Holy Moley Batman—Palestinian textbooks don’t demonize Jews!

If you are quiet and can hear a loud cracking noise in the distance, that’s the sound of the Hasbaraniks losing one of their favorite stock charges against the “big, scary, bad” Palestinians. To quote Hillary Clinton when she was held captive to local interests and regularly said stuff she didn’t believe a U.S senator in NY, Palestinian textbooks don’t, “give Palestinian children an education, they give them an indoctrination.” This oft-heard charge about Palestinian textbooks filled with horrific portrayals of Jews has been a lynchpin component of the Israel-as-innocent-victim narrative which AIPAC and company promote everywhere from churches to Congress. All to keep the dollars and protection flowing.

Well, and wait for the deliciously panicked backlash on this, the first scientific study of Israel and Palestinian textbooks, funded by the U.S. State Department, concluded that the stories about all Palestinian textbooks calling Jews pigs and so forth, are just that, stories. As Bruce Wexler, the Yale psychiatry prof who led the study told the Jewish Telegraphic Agency: “The type of testimony that’s been presented to Congress and to our national leaders has been one person reading selected passages from the books. As a medical doctor, I don’t make decisions based on that type of information.”

And just as important, though not news to any of us who have friends or family with kids in Israeli schools—Israeli textbooks are a serious mess.

It’s hard not to wonder what Freud would say about all this—the Israel-aligned lobby has for years been justifying daily and violent Israeli dehumanization of Palestinians by making the world believe that Palestinians dehumanize Israelis in their textbooks. In fact, the entire campaign of going before Congress, on TV etc.. and repeatedly reducing all Palestinian children to a few lines in some random horrid textbooks is demonization of the worst kind. (Note other demonization offenders like Hasbara line #6, “They don’t love their children the way we love ours.”) And now there’s proof!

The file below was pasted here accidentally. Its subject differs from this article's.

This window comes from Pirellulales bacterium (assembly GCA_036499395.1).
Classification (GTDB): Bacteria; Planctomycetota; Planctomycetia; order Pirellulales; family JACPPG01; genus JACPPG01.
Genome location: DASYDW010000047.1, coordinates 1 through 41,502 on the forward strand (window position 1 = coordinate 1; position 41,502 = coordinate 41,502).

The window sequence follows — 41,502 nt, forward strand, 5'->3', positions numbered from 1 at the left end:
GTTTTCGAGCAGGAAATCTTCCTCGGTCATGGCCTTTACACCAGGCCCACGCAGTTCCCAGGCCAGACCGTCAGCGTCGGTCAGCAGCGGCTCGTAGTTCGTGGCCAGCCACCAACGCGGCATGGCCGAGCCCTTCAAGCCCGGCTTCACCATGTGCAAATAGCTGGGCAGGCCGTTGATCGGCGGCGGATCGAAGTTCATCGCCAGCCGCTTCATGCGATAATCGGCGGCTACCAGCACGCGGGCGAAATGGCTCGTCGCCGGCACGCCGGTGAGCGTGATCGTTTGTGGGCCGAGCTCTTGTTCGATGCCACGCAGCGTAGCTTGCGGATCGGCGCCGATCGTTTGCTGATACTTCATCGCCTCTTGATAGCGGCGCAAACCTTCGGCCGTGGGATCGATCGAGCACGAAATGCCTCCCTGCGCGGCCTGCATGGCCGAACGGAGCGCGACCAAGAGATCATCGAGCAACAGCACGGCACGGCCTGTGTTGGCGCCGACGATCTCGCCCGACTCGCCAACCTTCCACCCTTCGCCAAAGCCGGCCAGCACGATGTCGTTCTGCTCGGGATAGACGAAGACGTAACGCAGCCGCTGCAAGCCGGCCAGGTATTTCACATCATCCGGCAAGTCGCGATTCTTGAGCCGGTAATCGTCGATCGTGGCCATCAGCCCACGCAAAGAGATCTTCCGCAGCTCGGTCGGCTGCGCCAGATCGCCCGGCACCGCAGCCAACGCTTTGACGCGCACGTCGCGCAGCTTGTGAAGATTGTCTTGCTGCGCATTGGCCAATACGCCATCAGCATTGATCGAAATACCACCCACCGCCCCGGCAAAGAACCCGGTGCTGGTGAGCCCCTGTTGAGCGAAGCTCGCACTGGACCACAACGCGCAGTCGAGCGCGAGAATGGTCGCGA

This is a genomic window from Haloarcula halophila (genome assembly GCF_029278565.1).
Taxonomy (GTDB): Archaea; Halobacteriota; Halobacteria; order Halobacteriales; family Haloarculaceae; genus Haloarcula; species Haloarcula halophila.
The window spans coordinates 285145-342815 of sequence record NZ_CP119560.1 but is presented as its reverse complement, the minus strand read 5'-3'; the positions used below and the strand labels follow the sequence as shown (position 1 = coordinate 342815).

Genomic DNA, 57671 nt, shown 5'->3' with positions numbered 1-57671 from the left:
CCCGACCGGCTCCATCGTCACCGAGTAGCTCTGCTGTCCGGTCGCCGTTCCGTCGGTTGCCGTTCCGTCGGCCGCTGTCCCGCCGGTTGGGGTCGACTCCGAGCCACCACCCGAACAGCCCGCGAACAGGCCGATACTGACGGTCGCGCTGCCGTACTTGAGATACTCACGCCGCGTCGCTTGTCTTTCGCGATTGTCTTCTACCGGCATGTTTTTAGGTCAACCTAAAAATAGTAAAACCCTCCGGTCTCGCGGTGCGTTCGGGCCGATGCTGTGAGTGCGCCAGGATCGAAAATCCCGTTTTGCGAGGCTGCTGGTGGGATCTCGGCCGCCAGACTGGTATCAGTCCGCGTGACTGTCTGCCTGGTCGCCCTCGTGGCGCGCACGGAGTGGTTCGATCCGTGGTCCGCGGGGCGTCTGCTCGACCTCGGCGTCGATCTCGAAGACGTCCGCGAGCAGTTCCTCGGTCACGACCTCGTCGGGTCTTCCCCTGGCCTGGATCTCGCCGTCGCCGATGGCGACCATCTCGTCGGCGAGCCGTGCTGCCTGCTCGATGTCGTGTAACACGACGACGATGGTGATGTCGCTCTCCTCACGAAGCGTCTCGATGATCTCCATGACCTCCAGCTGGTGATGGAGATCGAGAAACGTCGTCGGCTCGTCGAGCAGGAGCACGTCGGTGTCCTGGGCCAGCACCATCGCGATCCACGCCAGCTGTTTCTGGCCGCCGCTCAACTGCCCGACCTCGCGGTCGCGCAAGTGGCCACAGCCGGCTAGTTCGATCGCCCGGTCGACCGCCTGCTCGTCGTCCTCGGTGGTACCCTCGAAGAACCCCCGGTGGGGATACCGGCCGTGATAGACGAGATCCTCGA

The super science-y study with thousands of data points concluded that, as Naomi Zeveloff reported in the Forward, “for the most part, neither Palestinian nor Israeli schoolbooks demonize the other people or refer to them as subhuman.”

Of course there were a few notable but statistically insignificant exceptions – I love the charmingly retro depiction in an Ultra-Orthodox text of a destroyed Palestinian village, now home to a settlement, as a “nest of murderers.” Wow! (Sadly for us and the OMG factor, the study did not also analyze language to describe Mizrahi Jews from Arab countries, women, gays, and Goyim) And a Palestinian book referred to an Israeli interrogation room as a “slaughterhouse.”

It also turned out, neither Palestinian nor Israeli textbook maps are particularly good about showing, um, reality, but one thing you won’t see in a hearing on Capitol Hill or in an American Jewish Committee brochure, the Israeli schoolbooks are significantly worse: 58% of the Palestinian books don’t mention Israel, it’s all Palestine, but 76% of the Israeli books don’t mention the Palestinian territories— it’s all Israel from the River to the Sea. (Remember when newly minted Israeli Minister of Education Yuli Tamir was greeted with open arms howls of derision when she announced that textbook maps of Israel would actually include the Green Line? That was an idea that went nowhere fast. And of course there is today’s defacto administrative form of annexation via cartography, the new Israeli practice of stamping West Bank visitors’ passports with Judea and Samaria.)

There were more harsh depictions of Jews in Palestinian textbooks (84%) than harsh depictions of Palestinians in ultra-Orthodox (73%) or Israel books (49%). That said, given the fact that Palestinians are still living under occupation and in refugee camps, getting illegally evicted from their homes and losing their orchards, it’s hard to imagine a more surreal demand than asking them to portray their occupiers more nicely.

Because of the central role the textbook argument plays in Israeli government propaganda, look for the science-minded Wexler to get a mini-version of the Dershowitz-perfected Goldstone treatment. It will start with attacks on the methodology and move to personal smears. In fact, the Israeli government has already disavowed the report—which is just so predictable and sad. In a world that made sense, you’d think they’d greet the study with a sigh of relief.

—Cecilie Surasky